Driftwood on a Washington beach. Photograph courtesy of wiki commons.
By Neva Knott
It’s still World Oceans Month, and to celebrate, I’ve continued my investigation into ocean health in my home state, Washington, on the US West Coast. I began by looking at agency websites–Department of Ecology, Fish and Wildlife, and Washington Sea Grant, most specifically. I also took a closer look at the Marine Resource Committees and Marine Spatial Planning programs I found via Surfrider and wrote about last week. While reading these sites, I was impressed and enthused by the thought, concern, research, expertise, and collaboration drawn upon to create the protection programs for Washington’s oceans and coastal ecosystems.
Marine Spatial Planning map. Image courtesy of NOAA.
When I read all the policy stuff, I keep my eye open for the action piece–I want to know what’s happening on the ground, after policy is set and administrative groups have been formed. On the agency websites, I noticed a gap in action between 2007/2008 and now, presumably due to recession-driven budget cuts, but I pushed on. Finally, I found the West Coast Governors Alliance on Ocean Health, an organization committed to collaborative efforts between California, Oregon, and Washington. Such collaboration is an effective strategy for agencies when individual budgets are slashed. This alliance was formed in September 2006, to promote:
- Clean coastal waters and beaches
- Healthy ocean and coastal habitats
- Effective ecosystem-based management
- Reduced impacts of offshore development
- Increased ocean awareness and literacy among the region’s citizens
- Expanded ocean and coastal scientific information, research, and monitoring
- Sustainable economic development of coastal communities
What I find encouraging about this list of goals is the ecosystems approach in combination with the realities of ocean/coastal usage and problems. When an ecosystems approach is truly implemented, people, other species, place, culture, natural resources, and economics dependent thereupon are sustained. Simply put, taking the ecosystems approach promotes the triple bottom line and supports people, profits, and the planet.
Triple Bottom Line. Image courtesy of wiki media.
Here in Washington, our culture of place and many livelihoods are dependent upon the sustainability of natural resources. We boast one of the healthiest salmon fisheries in the world, and are one of the best shellfish growing regions. Crab fishing is a viable industry, and clam-digging a regional pastime, one I’ve enjoyed since I was old enough to walk.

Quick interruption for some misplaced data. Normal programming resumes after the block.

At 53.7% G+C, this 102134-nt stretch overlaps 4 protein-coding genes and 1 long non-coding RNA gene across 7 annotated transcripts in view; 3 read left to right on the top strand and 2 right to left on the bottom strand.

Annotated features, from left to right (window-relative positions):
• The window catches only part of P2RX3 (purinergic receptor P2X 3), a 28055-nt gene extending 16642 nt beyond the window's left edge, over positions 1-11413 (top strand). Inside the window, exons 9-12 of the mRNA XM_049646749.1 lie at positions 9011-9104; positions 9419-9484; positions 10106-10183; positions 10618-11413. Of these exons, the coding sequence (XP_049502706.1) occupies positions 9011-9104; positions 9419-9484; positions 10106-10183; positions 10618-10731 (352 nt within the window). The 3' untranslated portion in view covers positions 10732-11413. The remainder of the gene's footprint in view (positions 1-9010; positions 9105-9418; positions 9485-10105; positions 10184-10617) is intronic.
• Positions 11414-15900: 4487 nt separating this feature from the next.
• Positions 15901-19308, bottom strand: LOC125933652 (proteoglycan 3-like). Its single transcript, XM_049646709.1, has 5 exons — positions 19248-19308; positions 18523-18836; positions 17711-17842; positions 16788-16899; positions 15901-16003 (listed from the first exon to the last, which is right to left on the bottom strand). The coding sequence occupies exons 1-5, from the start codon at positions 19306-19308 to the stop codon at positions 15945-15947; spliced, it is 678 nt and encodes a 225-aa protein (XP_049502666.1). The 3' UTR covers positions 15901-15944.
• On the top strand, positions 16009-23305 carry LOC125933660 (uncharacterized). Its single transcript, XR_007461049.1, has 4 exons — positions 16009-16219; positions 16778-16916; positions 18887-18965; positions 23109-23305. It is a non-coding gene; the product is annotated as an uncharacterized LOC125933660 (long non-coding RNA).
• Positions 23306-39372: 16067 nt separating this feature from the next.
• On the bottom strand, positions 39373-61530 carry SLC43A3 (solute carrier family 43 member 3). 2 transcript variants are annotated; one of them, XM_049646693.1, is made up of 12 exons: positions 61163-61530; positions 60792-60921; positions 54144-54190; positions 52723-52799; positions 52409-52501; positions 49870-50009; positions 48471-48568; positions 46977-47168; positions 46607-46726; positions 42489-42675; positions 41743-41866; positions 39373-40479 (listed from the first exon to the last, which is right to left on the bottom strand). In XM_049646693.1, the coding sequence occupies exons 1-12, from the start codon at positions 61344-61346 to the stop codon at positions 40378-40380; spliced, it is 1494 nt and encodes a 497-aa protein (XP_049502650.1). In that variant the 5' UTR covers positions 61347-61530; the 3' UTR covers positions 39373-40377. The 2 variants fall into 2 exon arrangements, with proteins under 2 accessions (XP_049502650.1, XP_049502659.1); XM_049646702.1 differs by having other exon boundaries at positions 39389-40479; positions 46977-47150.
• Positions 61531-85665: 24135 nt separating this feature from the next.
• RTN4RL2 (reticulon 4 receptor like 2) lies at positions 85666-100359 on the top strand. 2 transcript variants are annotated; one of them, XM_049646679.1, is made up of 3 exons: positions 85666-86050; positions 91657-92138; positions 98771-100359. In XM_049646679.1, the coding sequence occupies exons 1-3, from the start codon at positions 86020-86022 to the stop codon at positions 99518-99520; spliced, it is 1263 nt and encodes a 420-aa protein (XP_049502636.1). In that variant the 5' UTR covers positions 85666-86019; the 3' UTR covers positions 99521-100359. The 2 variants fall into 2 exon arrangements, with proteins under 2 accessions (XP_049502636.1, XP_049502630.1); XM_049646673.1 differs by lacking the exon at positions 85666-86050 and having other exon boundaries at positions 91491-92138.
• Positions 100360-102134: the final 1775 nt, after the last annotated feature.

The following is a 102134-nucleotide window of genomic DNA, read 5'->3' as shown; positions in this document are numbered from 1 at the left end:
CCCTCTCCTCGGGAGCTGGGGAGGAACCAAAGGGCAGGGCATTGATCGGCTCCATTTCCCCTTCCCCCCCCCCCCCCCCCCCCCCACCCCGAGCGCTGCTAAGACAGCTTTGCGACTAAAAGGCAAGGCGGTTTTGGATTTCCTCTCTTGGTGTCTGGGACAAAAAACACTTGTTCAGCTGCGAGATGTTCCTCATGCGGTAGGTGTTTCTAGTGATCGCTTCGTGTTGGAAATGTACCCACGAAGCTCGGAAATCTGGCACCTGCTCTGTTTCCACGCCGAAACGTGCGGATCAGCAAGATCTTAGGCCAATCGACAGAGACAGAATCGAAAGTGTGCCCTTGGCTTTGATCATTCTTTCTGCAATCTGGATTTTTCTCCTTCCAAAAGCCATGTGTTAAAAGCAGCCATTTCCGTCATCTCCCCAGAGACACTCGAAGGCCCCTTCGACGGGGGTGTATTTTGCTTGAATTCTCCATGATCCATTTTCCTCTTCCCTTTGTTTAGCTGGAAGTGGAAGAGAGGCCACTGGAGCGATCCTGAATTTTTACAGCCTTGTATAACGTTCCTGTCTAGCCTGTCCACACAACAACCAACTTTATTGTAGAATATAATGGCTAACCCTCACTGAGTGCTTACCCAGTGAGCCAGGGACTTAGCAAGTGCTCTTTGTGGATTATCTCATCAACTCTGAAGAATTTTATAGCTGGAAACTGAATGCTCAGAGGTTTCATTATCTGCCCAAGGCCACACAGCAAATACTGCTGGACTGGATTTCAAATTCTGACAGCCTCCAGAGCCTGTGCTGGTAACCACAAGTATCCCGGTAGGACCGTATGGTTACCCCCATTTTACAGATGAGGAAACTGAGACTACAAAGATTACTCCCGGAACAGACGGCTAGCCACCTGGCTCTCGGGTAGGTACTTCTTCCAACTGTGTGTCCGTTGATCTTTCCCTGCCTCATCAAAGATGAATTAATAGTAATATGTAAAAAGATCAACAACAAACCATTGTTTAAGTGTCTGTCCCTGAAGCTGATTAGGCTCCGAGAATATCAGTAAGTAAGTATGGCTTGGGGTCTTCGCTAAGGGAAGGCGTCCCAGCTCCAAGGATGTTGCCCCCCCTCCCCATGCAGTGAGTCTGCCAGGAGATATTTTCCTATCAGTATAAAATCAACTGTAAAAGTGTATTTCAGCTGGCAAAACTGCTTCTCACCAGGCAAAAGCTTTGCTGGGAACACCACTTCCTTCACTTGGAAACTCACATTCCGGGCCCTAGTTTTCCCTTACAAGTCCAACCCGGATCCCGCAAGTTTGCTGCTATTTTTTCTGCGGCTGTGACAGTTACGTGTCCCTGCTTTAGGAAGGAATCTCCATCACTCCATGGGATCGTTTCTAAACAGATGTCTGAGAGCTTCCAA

Digging for razor clams. Photograph courtesy of WDFW.
While California, Oregon, and Washington each relate to the Alliance’s goals in a regionally-specific and ecosystems-specific manner, there are common factors that affect all three states. These include sea level rise, algal blooms, marine debris (tons of stuff floats our way from the Fukushima disaster), oil spill prevention and response, marine vessel emissions, marine invasive species, offshore drilling, ocean energy as renewable energy source, working waterfronts and sustainable coastal communities, and habitat for marine species.
Cannon Beach, Oregon. Photograph courtesy of wiki commons.
As a way to keep the public informed about our oceans, the WCGA has created the West Coast Ocean Data Portal. The Portal is quite user-friendly and the information found there discernible. It is research-based data, categorized as biological–habitats, species, and taxa; human–boundaries, economy, infrastructure, and management; and physical–atmosphere, earth, and water. The Portal is kept current and elucidates the interconnectedness of the systems that create the triple bottom line.
California’s Pacific Coast Highway. Photograph courtesy of wiki commons.